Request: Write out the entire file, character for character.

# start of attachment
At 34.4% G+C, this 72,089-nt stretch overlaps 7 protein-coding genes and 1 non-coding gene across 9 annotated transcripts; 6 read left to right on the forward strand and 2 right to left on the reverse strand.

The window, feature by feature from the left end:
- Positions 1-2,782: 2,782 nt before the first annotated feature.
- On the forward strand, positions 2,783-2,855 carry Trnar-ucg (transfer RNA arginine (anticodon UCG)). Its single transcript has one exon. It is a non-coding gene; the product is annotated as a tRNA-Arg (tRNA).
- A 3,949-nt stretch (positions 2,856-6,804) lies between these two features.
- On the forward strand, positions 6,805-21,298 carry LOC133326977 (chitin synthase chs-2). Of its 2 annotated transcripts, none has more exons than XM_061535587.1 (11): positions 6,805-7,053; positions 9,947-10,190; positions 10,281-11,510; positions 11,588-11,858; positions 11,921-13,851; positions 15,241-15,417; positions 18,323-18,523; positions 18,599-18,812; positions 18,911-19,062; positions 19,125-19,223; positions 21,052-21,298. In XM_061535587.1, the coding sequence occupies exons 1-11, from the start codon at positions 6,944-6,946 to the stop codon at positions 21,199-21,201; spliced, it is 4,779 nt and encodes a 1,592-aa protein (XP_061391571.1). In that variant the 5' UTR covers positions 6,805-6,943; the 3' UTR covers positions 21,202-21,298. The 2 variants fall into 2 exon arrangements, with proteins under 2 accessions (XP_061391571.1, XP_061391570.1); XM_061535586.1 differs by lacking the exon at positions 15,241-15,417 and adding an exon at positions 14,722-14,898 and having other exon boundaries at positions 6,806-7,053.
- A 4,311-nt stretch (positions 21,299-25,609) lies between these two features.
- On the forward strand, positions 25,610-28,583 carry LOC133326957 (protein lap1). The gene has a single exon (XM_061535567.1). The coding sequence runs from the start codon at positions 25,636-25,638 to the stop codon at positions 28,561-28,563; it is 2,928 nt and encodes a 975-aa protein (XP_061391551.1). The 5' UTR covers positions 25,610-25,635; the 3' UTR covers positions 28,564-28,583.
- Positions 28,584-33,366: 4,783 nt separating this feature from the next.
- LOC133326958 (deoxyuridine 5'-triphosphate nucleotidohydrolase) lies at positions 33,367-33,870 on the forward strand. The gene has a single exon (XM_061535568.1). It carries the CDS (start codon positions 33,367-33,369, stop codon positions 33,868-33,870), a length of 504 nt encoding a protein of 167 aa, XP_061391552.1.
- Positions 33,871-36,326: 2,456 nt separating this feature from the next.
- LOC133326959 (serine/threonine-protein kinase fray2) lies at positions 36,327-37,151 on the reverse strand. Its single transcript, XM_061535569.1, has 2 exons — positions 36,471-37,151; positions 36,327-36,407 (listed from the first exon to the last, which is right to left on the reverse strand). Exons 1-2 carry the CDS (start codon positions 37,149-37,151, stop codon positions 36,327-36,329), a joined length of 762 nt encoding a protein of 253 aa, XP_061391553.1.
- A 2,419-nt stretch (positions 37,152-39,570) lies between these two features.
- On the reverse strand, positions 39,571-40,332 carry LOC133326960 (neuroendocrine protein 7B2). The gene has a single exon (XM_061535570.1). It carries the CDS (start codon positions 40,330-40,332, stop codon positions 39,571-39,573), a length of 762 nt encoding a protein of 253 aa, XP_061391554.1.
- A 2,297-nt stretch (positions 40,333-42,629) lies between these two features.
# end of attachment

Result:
At 34.4% G+C, this 72,089-nt stretch overlaps 7 protein-coding genes and 1 non-coding gene across 9 annotated transcripts; 6 read left to right on the forward strand and 2 right to left on the reverse strand.

The window, feature by feature from the left end:
- Positions 1-2,782: 2,782 nt before the first annotated feature.
- On the forward strand, positions 2,783-2,855 carry Trnar-ucg (transfer RNA arginine (anticodon UCG)). Its single transcript has one exon. It is a non-coding gene; the product is annotated as a tRNA-Arg (tRNA).
- A 3,949-nt stretch (positions 2,856-6,804) lies between these two features.
- On the forward strand, positions 6,805-21,298 carry LOC133326977 (chitin synthase chs-2). Of its 2 annotated transcripts, none has more exons than XM_061535587.1 (11): positions 6,805-7,053; positions 9,947-10,190; positions 10,281-11,510; positions 11,588-11,858; positions 11,921-13,851; positions 15,241-15,417; positions 18,323-18,523; positions 18,599-18,812; positions 18,911-19,062; positions 19,125-19,223; positions 21,052-21,298. In XM_061535587.1, the coding sequence occupies exons 1-11, from the start codon at positions 6,944-6,946 to the stop codon at positions 21,199-21,201; spliced, it is 4,779 nt and encodes a 1,592-aa protein (XP_061391571.1). In that variant the 5' UTR covers positions 6,805-6,943; the 3' UTR covers positions 21,202-21,298. The 2 variants fall into 2 exon arrangements, with proteins under 2 accessions (XP_061391571.1, XP_061391570.1); XM_061535586.1 differs by lacking the exon at positions 15,241-15,417 and adding an exon at positions 14,722-14,898 and having other exon boundaries at positions 6,806-7,053.
- A 4,311-nt stretch (positions 21,299-25,609) lies between these two features.
- On the forward strand, positions 25,610-28,583 carry LOC133326957 (protein lap1). The gene has a single exon (XM_061535567.1). The coding sequence runs from the start codon at positions 25,636-25,638 to the stop codon at positions 28,561-28,563; it is 2,928 nt and encodes a 975-aa protein (XP_061391551.1). The 5' UTR covers positions 25,610-25,635; the 3' UTR covers positions 28,564-28,583.
- Positions 28,584-33,366: 4,783 nt separating this feature from the next.
- LOC133326958 (deoxyuridine 5'-triphosphate nucleotidohydrolase) lies at positions 33,367-33,870 on the forward strand. The gene has a single exon (XM_061535568.1). It carries the CDS (start codon positions 33,367-33,369, stop codon positions 33,868-33,870), a length of 504 nt encoding a protein of 167 aa, XP_061391552.1.
- Positions 33,871-36,326: 2,456 nt separating this feature from the next.
- LOC133326959 (serine/threonine-protein kinase fray2) lies at positions 36,327-37,151 on the reverse strand. Its single transcript, XM_061535569.1, has 2 exons — positions 36,471-37,151; positions 36,327-36,407 (listed from the first exon to the last, which is right to left on the reverse strand). Exons 1-2 carry the CDS (start codon positions 37,149-37,151, stop codon positions 36,327-36,329), a joined length of 762 nt encoding a protein of 253 aa, XP_061391553.1.
- A 2,419-nt stretch (positions 37,152-39,570) lies between these two features.
- On the reverse strand, positions 39,571-40,332 carry LOC133326960 (neuroendocrine protein 7B2). The gene has a single exon (XM_061535570.1). It carries the CDS (start codon positions 40,330-40,332, stop codon positions 39,571-39,573), a length of 762 nt encoding a protein of 253 aa, XP_061391554.1.
- A 2,297-nt stretch (positions 40,333-42,629) lies between these two features.